So what is the Commonwealth doing about this? As usual with our organisation, we are using our global network of political contacts, which is the envy of many. And we are using it to support the Doha Development Agenda – both its substance and its political intent.
It is important that trade barriers are tackled in a way that does not leave small states suddenly exposed to the hurricane winds, as opposed to the cooling breezes, of liberalisation. The Commonwealth has been working on this. We are promoting a fund that channels financial support to the private sector in small states. This fund would provide a safety net for those who risk losing their livelihoods with the loss of preferences, and would help producers and exporters to diversify and develop more competitive industries.
We are also helping small member states to cope with the growing problem of international recruitment of their scarce teachers and nurses. Every year, small states spend millions of dollars training teachers, doctors and nurses, only to lose them to wealthier countries that can afford to pay them more. This can often have a disastrous effect on a poor country's capacity to educate its people and provide decent health care.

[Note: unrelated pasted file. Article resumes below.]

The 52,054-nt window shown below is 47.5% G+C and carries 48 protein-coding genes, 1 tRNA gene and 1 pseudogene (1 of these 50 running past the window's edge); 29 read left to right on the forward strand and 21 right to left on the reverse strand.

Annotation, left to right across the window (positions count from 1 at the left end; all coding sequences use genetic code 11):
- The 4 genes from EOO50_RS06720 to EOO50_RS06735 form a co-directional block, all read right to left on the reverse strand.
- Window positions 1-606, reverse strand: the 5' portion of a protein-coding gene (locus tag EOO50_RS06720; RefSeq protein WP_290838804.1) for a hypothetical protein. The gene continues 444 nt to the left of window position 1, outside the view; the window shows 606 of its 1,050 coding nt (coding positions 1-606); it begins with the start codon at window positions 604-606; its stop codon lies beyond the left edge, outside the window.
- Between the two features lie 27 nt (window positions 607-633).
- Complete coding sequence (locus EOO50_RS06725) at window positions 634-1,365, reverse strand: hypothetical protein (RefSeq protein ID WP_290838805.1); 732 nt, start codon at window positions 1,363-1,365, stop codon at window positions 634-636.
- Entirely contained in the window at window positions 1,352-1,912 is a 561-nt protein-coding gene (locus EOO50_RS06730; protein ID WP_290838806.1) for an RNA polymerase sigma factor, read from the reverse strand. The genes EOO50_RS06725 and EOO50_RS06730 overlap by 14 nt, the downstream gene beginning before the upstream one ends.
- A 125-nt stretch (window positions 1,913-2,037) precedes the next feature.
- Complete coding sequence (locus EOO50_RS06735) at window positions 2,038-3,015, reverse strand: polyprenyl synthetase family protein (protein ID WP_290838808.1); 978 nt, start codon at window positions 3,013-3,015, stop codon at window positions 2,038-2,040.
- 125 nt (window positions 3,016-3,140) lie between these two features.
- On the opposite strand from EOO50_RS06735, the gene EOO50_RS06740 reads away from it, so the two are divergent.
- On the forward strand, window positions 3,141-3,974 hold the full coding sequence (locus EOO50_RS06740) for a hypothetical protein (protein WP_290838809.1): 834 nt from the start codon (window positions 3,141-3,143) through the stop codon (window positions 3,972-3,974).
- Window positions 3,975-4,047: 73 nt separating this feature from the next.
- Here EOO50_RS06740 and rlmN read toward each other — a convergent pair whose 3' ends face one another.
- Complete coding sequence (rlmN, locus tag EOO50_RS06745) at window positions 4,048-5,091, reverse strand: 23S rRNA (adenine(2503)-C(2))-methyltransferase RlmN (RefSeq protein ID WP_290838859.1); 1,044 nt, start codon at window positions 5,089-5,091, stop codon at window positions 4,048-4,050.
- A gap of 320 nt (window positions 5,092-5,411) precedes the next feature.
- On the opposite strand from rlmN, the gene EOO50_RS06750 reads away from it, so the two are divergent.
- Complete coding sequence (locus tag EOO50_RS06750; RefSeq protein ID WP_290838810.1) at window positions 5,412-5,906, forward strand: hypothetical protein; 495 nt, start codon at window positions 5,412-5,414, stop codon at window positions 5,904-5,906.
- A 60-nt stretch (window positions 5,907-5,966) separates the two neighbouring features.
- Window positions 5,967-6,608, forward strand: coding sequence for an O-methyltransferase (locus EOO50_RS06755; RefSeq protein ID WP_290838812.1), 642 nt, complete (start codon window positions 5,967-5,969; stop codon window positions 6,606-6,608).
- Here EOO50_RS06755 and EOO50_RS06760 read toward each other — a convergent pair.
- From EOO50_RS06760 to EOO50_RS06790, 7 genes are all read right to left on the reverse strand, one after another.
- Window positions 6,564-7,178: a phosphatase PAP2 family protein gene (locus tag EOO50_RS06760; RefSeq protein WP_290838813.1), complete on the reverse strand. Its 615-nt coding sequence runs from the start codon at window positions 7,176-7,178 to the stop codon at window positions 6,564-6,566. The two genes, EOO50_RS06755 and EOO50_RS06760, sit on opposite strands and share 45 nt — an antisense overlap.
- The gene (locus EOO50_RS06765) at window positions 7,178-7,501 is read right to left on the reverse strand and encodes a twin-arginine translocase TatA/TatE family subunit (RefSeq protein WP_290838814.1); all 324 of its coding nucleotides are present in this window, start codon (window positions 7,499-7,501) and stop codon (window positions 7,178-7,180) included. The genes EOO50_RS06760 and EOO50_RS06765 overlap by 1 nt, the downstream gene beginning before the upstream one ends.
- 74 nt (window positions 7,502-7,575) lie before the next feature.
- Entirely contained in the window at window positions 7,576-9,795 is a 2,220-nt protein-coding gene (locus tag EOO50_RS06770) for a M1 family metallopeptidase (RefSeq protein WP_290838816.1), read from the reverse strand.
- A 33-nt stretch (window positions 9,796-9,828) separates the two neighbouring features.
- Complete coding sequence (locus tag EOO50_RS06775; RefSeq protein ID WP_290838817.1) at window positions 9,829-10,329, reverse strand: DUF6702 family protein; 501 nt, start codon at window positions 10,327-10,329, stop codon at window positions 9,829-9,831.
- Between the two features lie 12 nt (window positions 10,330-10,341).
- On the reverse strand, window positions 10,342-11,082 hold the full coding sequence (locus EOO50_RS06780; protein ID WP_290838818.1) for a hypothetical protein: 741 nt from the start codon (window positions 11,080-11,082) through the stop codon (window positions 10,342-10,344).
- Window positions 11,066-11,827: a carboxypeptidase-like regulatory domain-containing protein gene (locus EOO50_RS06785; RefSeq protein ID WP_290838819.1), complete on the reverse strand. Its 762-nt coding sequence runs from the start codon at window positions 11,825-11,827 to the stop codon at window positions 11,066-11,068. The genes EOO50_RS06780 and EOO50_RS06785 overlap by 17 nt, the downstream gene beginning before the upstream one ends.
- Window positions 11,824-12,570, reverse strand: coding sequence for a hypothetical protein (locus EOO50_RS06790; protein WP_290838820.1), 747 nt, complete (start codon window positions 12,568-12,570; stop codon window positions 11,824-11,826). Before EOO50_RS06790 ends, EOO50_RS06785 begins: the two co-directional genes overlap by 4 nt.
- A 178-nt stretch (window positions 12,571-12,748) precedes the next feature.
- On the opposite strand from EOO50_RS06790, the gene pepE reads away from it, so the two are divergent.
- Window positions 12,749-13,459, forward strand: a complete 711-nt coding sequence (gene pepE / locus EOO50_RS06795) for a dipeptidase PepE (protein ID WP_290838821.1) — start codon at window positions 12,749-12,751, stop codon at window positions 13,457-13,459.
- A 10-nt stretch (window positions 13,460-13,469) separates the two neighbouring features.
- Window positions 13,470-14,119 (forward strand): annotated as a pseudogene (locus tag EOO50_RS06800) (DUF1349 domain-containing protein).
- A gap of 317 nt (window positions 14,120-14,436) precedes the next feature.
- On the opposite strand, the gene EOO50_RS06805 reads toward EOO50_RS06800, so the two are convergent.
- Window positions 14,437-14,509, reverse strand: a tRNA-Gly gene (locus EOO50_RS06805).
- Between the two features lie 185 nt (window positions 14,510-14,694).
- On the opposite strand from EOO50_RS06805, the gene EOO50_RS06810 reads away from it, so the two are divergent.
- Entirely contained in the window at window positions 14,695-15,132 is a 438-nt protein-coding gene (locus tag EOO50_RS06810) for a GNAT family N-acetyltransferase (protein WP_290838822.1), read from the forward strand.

The Commonwealth has developed codes of conduct to ensure that international recruitment is carried out in an ethical way, which takes into account the needs of developing countries. And we are promoting an initiative that entails states funding the training of nurses back in the nurses' home country; those nurses are then hired and brought into the recruiting states on fixed-term contracts, ensuring that the resources of developing countries are used in a sustainable way.